The Forest Products Report
May. 14, 2014

New US Forest Service rule could speed up treatment of beetle-kill areas
Summit Daily
Some public lands with beetle kill in Summit County, Utah, soon could be fast-tracked for U.S. Forest Service treatment under a new rule. The federal agency would use the rule to designate land affected by insect and disease epidemics all over the country for expedited review, which would mean less environmental analysis and more required community collaboration. “Folks have been asking for a long time how can we get this work done faster without undermining some of the environmental safeguards,” said Noah Koerper, Central Mountains regional director for U.S. Sen. Michael Bennet. More

Biomass can reduce business heating costs by 50 percent
Biomass boilers can reduce heating costs for businesses by up to 50 percent, a recent conference on Biomass Information and Demonstration in Donegal, Ireland, was told. The event was attended by business and industry executives from across the Northwest region who heard how combined heat and power technologies can generate electricity for industry. More

Multifunctional nanoparticles for cheaper, cleaner biofuel
The U.S. Department of Energy's Ames Laboratory has created a faster, cleaner biofuel refining technology that not only combines processes, it uses widely available materials to reduce costs. Ames Laboratory scientists have developed a nanoparticle that is able to perform two processing functions at once for the production of green diesel, an alternative fuel created from the hydrogenation of oils from renewable feedstocks like algae. More

Loggers worry about future of $21 billion industry in Tennessee
Memphis Business Journal
Tennessee loggers support a federal bill that would allow teenagers to work in the industry. As WPLN Nashville Public Radio supports, the Fair Labor Standards Act of 1938 bars anyone younger than 18 from working with logging equipment. U.S. Rep. Raul Labrador of Idaho has proposed letting teenagers start logging at 16, saying the current law denies children of loggers "the opportunity to work and learn the family trade until they reach adulthood." More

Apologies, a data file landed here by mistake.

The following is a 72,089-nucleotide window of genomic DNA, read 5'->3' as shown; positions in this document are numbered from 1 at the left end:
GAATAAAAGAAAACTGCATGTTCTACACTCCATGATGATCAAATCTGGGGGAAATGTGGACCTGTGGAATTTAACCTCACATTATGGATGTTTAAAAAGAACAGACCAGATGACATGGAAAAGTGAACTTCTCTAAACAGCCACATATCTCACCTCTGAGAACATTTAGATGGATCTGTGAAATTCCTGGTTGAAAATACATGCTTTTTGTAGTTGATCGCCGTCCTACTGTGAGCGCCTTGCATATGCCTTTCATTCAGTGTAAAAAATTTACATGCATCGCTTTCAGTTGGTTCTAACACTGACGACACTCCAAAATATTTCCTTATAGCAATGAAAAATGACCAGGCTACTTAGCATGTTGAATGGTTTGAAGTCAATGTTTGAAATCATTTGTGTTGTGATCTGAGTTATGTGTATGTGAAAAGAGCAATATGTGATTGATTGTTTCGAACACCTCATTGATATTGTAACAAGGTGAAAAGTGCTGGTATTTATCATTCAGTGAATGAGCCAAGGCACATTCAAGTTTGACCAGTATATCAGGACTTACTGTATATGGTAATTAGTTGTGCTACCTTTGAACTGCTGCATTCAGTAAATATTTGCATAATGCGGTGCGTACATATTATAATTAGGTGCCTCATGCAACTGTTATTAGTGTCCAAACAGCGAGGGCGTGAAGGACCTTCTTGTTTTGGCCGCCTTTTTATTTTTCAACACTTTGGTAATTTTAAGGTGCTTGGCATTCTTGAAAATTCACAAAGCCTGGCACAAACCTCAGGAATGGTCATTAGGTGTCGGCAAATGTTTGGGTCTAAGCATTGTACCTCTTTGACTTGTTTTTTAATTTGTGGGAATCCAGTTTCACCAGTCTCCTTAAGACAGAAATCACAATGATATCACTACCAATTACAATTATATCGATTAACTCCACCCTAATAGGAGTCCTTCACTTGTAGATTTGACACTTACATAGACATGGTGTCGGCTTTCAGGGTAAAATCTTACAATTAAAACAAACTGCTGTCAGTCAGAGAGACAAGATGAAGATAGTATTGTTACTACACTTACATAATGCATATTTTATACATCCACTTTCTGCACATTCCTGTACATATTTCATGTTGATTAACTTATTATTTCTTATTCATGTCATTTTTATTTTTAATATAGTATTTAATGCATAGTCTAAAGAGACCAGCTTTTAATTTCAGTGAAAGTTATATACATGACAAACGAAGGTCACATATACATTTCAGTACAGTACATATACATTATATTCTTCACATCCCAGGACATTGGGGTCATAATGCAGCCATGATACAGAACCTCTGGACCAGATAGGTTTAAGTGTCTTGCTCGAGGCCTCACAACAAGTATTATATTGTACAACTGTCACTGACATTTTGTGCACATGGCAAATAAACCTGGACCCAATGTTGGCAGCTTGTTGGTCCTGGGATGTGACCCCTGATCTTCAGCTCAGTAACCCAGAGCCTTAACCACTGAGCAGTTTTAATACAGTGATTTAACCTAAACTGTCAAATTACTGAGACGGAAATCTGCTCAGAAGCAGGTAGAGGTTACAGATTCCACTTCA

Rubber for latex and wood: A long-term option
Daily Mirror
The emergence of rubber wood as an internationally established wood product has often been termed a "success story." Various factors have contributed to this development, first and foremost the fact that rubber wood represents a relatively sustainable alternative to tropical woods extracted from natural forests. Furthermore, rubber wood has proven to be very versatile in its use in furniture manufacturing and the wood-based panels industry. More

Drax announces progress with biomass projects, co-firing
Biomass Magazine
Drax Group plc released an interim management statement on May 9, reporting progress with its biomass energy operations and the development of its U.S. pellet plants. In its statement, the company noted that is making good progress with its biomass transformation and that overall, capital investment remains on schedule and budget. More

Obama Climate Change report points to bioenergy for forest health
Ethanol Producer Magazine